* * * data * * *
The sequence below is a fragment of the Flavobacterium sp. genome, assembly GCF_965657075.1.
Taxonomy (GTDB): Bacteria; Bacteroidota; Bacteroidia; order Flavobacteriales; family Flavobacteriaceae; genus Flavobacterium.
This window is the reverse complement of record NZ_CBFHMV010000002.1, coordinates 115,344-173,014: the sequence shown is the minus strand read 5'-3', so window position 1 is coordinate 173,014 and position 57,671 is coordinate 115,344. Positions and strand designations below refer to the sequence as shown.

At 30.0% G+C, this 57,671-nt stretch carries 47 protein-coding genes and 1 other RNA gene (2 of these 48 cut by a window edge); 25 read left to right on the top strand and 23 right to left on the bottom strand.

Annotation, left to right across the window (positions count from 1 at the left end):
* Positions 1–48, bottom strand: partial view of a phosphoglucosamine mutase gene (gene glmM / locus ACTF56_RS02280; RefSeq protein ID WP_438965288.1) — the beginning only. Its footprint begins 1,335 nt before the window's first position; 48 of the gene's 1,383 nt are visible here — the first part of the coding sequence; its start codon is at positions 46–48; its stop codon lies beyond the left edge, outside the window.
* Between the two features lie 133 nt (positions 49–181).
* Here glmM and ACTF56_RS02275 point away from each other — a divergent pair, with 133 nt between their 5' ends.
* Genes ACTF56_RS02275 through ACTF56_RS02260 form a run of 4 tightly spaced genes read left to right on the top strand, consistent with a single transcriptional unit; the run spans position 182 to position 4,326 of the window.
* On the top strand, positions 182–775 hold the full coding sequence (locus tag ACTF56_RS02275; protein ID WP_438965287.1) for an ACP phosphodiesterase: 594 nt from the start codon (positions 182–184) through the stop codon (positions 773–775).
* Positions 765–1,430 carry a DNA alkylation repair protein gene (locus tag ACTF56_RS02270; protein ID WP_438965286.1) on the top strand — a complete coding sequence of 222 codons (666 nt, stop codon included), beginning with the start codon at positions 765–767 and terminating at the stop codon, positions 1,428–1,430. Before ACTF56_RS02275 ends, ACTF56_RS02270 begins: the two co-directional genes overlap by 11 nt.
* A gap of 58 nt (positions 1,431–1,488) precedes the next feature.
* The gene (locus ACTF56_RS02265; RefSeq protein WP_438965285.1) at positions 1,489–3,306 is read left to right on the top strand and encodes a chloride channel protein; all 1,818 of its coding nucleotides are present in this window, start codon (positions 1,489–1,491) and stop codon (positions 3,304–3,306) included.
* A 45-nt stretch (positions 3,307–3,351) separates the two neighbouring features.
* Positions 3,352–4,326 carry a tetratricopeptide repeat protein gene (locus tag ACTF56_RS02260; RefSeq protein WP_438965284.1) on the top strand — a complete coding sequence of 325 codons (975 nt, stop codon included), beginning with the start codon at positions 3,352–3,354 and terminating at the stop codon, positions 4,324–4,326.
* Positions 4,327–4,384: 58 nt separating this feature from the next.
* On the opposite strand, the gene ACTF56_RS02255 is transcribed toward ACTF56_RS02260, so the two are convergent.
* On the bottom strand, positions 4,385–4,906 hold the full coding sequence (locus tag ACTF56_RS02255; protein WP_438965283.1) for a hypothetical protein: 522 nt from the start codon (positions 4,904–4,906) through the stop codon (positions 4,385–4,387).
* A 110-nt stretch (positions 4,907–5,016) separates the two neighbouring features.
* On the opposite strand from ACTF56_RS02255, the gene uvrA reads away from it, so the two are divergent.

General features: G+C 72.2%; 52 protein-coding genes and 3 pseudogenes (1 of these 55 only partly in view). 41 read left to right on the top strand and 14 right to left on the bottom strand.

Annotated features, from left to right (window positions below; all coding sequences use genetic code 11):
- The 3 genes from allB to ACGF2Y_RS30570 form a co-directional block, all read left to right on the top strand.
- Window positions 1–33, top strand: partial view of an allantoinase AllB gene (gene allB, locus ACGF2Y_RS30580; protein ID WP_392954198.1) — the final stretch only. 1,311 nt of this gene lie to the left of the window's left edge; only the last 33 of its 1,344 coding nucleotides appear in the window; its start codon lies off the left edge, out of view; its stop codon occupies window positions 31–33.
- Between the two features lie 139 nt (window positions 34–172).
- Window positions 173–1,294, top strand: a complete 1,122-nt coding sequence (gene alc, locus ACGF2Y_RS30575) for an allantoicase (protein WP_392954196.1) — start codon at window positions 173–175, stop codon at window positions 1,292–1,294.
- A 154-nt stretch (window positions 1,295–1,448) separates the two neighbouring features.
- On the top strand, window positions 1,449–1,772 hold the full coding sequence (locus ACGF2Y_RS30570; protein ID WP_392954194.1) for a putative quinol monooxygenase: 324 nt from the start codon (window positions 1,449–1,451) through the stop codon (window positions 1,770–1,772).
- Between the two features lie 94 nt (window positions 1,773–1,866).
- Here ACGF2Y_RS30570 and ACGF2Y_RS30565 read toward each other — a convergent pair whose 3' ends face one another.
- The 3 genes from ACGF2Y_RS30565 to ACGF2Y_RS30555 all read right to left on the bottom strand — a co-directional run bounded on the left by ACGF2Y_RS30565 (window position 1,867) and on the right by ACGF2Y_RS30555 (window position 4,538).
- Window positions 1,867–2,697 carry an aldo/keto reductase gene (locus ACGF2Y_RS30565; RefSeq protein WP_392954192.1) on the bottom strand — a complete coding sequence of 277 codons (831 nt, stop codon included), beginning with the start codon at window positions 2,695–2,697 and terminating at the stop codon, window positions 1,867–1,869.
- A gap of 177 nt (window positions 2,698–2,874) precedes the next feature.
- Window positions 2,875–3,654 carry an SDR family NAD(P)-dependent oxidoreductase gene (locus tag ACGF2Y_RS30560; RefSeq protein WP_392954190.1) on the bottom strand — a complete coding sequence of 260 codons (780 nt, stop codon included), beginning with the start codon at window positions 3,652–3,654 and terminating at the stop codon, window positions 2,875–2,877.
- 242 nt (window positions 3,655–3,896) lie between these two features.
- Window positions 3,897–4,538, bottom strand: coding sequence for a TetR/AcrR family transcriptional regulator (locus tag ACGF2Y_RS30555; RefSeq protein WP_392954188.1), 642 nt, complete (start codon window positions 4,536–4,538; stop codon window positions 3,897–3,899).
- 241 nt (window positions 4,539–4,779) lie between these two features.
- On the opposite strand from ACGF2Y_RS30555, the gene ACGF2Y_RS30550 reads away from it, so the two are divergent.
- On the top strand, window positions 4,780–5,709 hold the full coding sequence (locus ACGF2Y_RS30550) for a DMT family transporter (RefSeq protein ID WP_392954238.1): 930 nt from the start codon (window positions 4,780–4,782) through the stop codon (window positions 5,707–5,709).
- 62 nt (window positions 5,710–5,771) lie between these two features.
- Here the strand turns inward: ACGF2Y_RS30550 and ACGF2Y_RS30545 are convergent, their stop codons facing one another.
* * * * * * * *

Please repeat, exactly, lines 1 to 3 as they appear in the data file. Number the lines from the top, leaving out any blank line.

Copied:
The sequence below is a fragment of the Flavobacterium sp. genome, assembly GCF_965657075.1.
Taxonomy (GTDB): Bacteria; Bacteroidota; Bacteroidia; order Flavobacteriales; family Flavobacteriaceae; genus Flavobacterium.
This window is the reverse complement of record NZ_CBFHMV010000002.1, coordinates 115,344-173,014: the sequence shown is the minus strand read 5'-3', so window position 1 is coordinate 173,014 and position 57,671 is coordinate 115,344. Positions and strand designations below refer to the sequence as shown.